In the components factory, cathodes are cut, trimmed and shaped and one automatic machine was capable of reeling off 2500 cathodes per hour and when one considers that only one or two are needed per valve, this level of production represents a lot of valves.
At the end of each bench I noticed a squared sheet headed Quality Control Chart where defects can be recorded every fifteen minutes. This scrutiny in the search for the ideal, I found, was the forte of the entire works with 100 people in the factory doing nothing else but inspect the product in its many stages.
One process which proved interesting was the insulation of filament from cathode by coating the spiral tungsten wire with aluminium oxide then a neat gadget gets hold of this much travelled wire and bends it into either an M or V shape. This may seem very complicated but I watched a deaf and dumb boy manipulating one of these machines. He had been taught by a charge-hand purely by demonstration. The wire in this particular machine was cut off at the right length, dropped down into a slot, pushed up into rollers and formed into shape. Then along came a steel hand to hang it on what can best be described as a miniature clothes line.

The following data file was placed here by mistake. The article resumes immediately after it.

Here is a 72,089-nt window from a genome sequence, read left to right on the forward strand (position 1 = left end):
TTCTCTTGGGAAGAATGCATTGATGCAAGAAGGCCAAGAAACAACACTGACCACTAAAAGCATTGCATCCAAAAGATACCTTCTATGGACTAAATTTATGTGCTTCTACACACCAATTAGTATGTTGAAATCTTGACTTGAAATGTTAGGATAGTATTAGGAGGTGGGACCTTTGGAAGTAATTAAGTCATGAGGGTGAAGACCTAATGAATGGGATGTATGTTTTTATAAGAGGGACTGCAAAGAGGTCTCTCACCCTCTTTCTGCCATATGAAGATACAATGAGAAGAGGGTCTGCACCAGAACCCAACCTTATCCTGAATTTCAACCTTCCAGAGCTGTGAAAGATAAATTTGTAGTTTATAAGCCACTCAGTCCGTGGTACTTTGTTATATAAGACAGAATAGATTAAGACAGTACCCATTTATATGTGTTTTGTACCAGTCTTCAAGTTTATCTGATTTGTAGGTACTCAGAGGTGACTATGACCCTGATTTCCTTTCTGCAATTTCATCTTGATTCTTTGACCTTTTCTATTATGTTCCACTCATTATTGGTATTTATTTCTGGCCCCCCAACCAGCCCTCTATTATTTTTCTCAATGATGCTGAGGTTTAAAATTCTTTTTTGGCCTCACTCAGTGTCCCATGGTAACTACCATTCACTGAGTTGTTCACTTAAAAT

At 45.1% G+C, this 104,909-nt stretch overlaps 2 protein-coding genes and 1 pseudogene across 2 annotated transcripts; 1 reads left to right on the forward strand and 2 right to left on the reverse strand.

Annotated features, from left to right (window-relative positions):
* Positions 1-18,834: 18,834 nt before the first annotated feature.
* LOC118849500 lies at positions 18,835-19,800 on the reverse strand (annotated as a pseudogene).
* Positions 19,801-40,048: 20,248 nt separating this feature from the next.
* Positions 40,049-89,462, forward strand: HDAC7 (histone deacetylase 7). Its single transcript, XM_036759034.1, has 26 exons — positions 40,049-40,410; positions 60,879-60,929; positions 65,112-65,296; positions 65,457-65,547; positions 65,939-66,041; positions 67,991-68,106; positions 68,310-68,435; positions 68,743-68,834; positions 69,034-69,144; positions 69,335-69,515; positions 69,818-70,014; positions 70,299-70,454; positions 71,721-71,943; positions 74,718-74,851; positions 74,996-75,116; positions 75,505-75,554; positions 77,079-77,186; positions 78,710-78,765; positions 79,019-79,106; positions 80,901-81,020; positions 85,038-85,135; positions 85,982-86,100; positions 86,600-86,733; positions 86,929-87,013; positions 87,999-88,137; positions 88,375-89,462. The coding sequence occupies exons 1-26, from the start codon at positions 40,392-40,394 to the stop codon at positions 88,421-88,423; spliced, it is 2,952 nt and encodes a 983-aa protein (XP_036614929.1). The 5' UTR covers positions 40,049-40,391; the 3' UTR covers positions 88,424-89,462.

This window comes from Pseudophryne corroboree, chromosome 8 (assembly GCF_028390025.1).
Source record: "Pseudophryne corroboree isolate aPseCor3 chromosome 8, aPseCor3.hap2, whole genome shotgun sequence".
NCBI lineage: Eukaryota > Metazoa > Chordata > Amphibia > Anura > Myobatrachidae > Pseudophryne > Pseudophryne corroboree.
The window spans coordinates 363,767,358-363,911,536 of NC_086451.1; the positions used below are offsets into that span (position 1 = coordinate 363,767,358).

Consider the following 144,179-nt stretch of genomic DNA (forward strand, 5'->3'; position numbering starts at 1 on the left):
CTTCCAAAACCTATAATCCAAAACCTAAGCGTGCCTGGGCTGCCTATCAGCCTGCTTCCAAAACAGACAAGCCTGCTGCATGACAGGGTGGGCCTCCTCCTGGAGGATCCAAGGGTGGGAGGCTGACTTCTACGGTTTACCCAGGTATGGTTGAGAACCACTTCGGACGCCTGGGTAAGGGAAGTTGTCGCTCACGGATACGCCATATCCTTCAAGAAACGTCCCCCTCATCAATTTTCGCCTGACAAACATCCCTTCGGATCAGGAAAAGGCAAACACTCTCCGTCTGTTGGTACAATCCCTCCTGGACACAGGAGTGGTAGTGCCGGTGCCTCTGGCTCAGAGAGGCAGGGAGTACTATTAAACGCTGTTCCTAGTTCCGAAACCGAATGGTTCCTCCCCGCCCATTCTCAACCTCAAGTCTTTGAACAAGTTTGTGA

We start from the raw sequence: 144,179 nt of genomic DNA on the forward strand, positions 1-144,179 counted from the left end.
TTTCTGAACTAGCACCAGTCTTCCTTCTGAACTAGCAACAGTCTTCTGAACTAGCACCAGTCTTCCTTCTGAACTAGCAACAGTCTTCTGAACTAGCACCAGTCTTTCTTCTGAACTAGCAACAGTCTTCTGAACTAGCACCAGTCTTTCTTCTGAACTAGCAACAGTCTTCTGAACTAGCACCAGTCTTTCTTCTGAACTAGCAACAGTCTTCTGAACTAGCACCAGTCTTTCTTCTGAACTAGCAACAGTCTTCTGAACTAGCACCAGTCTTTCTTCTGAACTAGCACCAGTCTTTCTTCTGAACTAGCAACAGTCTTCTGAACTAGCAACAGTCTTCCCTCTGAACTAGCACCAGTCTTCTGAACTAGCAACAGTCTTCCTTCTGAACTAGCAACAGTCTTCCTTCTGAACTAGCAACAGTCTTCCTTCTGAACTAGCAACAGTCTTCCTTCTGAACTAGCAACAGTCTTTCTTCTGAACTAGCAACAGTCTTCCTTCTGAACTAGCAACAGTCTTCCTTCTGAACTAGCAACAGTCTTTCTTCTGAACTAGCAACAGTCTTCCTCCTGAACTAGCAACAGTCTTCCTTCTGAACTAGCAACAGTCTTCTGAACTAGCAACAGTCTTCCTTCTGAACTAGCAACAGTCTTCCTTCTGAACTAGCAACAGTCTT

A partition separated the cathode section from the plant where welding was in operation. Here, anodes were in production with two halves being welded together to form a shape like a miniature fire screen.
While an operator kept a keen eye on all the parts as they moved lifelike, the four slide machine with its many pairs of hands did nine jobs at the same time. The outcome of its activity were a tumbling mass of a minutely shaped things - like a metal snowflake of wonderul design - at the rate of 8000 an hour - beautiful anodes!
Part 7, the final part of this story will be here soon....